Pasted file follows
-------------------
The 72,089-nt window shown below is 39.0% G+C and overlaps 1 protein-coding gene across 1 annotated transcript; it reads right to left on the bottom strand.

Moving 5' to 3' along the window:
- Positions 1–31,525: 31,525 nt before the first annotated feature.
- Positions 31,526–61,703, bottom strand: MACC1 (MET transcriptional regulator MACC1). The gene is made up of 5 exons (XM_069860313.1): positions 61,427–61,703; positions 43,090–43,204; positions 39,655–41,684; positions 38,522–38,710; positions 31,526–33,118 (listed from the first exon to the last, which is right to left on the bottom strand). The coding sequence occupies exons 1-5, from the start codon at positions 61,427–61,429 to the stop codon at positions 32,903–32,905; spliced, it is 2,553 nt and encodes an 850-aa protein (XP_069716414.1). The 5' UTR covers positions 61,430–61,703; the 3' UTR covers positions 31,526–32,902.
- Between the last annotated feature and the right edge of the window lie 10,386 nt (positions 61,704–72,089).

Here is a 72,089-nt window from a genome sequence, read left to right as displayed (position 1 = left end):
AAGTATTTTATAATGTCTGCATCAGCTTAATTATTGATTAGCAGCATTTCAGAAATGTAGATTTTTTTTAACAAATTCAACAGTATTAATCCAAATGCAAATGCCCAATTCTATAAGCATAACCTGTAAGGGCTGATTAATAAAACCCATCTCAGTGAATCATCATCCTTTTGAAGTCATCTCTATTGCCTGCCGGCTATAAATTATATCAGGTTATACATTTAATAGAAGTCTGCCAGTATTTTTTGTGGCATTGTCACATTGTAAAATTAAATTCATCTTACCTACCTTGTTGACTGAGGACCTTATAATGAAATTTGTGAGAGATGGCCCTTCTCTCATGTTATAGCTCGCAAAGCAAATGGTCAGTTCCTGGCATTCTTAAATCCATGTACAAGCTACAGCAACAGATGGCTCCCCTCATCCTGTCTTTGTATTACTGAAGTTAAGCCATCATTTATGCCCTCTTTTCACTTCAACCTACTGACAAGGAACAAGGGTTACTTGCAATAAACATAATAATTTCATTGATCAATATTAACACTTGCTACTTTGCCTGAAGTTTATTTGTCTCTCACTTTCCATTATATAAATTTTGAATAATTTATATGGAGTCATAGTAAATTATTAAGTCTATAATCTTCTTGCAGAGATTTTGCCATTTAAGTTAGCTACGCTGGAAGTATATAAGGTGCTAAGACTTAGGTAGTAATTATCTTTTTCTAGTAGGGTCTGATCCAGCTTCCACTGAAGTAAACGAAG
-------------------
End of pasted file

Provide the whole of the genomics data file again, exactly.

The 72,089-nt window shown below is 39.0% G+C and overlaps 1 protein-coding gene across 1 annotated transcript; it reads right to left on the bottom strand.

Moving 5' to 3' along the window:
- Positions 1–31,525: 31,525 nt before the first annotated feature.
- Positions 31,526–61,703, bottom strand: MACC1 (MET transcriptional regulator MACC1). The gene is made up of 5 exons (XM_069860313.1): positions 61,427–61,703; positions 43,090–43,204; positions 39,655–41,684; positions 38,522–38,710; positions 31,526–33,118 (listed from the first exon to the last, which is right to left on the bottom strand). The coding sequence occupies exons 1-5, from the start codon at positions 61,427–61,429 to the stop codon at positions 32,903–32,905; spliced, it is 2,553 nt and encodes an 850-aa protein (XP_069716414.1). The 5' UTR covers positions 61,430–61,703; the 3' UTR covers positions 31,526–32,902.
- Between the last annotated feature and the right edge of the window lie 10,386 nt (positions 61,704–72,089).

Here is a 72,089-nt window from a genome sequence, read left to right as displayed (position 1 = left end):
AAGTATTTTATAATGTCTGCATCAGCTTAATTATTGATTAGCAGCATTTCAGAAATGTAGATTTTTTTTAACAAATTCAACAGTATTAATCCAAATGCAAATGCCCAATTCTATAAGCATAACCTGTAAGGGCTGATTAATAAAACCCATCTCAGTGAATCATCATCCTTTTGAAGTCATCTCTATTGCCTGCCGGCTATAAATTATATCAGGTTATACATTTAATAGAAGTCTGCCAGTATTTTTTGTGGCATTGTCACATTGTAAAATTAAATTCATCTTACCTACCTTGTTGACTGAGGACCTTATAATGAAATTTGTGAGAGATGGCCCTTCTCTCATGTTATAGCTCGCAAAGCAAATGGTCAGTTCCTGGCATTCTTAAATCCATGTACAAGCTACAGCAACAGATGGCTCCCCTCATCCTGTCTTTGTATTACTGAAGTTAAGCCATCATTTATGCCCTCTTTTCACTTCAACCTACTGACAAGGAACAAGGGTTACTTGCAATAAACATAATAATTTCATTGATCAATATTAACACTTGCTACTTTGCCTGAAGTTTATTTGTCTCTCACTTTCCATTATATAAATTTTGAATAATTTATATGGAGTCATAGTAAATTATTAAGTCTATAATCTTCTTGCAGAGATTTTGCCATTTAAGTTAGCTACGCTGGAAGTATATAAGGTGCTAAGACTTAGGTAGTAATTATCTTTTTCTAGTAGGGTCTGATCCAGCTTCCACTGAAGTAAACGAAG